The ride-hailing giant on Friday said it will continue to operate in the Canadian province for now.
It was thought that Fortin, a relatively young politician and one brought into the role of Transport Minister right around when decisions regarding Uber need to be made, would be a bit more lax with the raid-hailing service.
Uber announced in a statement this morning, "With the recent nomination of André Fortin at the Transport ministry, we recognize an opportunity to establish a constructive dialogue toward finding a long-term solution for the user and drivers of Uber".
For the previous year, Uber has been operating legally under a pilot-project, the terms of which were under review when the company announced it would pull out of the province. Quebec renewed the project for another year with stricter requirements.
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Uber is at odds with a provincial requirement that its drivers undergo 35 hours of training just like cab operators, instead of 20 hours as they have been doing. "That person would not be required to take 35 hours of training".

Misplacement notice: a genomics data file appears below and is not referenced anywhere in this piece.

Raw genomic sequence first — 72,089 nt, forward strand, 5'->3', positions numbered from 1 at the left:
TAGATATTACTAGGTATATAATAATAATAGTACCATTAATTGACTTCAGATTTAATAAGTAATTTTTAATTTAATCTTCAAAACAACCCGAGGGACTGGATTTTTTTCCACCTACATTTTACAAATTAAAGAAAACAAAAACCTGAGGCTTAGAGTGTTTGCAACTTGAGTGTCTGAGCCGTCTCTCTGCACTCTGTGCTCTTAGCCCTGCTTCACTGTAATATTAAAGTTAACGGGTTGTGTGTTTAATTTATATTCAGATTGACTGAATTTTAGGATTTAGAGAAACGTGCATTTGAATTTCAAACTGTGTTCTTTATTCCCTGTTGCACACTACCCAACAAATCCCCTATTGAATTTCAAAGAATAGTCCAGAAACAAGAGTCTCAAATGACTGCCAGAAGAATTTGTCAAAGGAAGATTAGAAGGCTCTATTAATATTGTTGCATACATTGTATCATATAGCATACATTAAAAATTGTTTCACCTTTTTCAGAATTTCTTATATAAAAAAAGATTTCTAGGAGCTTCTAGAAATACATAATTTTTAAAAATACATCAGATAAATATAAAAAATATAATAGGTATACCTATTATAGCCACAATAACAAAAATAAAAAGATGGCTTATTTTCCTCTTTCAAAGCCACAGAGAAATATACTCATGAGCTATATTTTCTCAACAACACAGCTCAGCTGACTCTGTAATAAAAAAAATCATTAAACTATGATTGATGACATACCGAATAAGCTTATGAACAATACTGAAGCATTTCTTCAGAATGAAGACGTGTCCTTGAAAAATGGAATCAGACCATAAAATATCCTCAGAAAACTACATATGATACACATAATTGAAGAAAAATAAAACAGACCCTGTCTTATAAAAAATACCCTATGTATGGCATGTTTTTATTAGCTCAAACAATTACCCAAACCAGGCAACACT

"We are committed to working with the government over this period".
Guillemette said that the government didn't consult with the company before making the announcement and he also argued that the mandatory training would discourage Quebecers from signing up to drive with Uber. London's transport authority said Uber was not "fit and proper" to operate in the city, citing the company's approach to reporting serious criminal offenses among other reasons.
As a result of the government's new rules, Uber Quebec's general director Jean-Nicolas Guillemette said in a September 26th, 2017 media conference that the company would cease operations as of October 14th, 2017.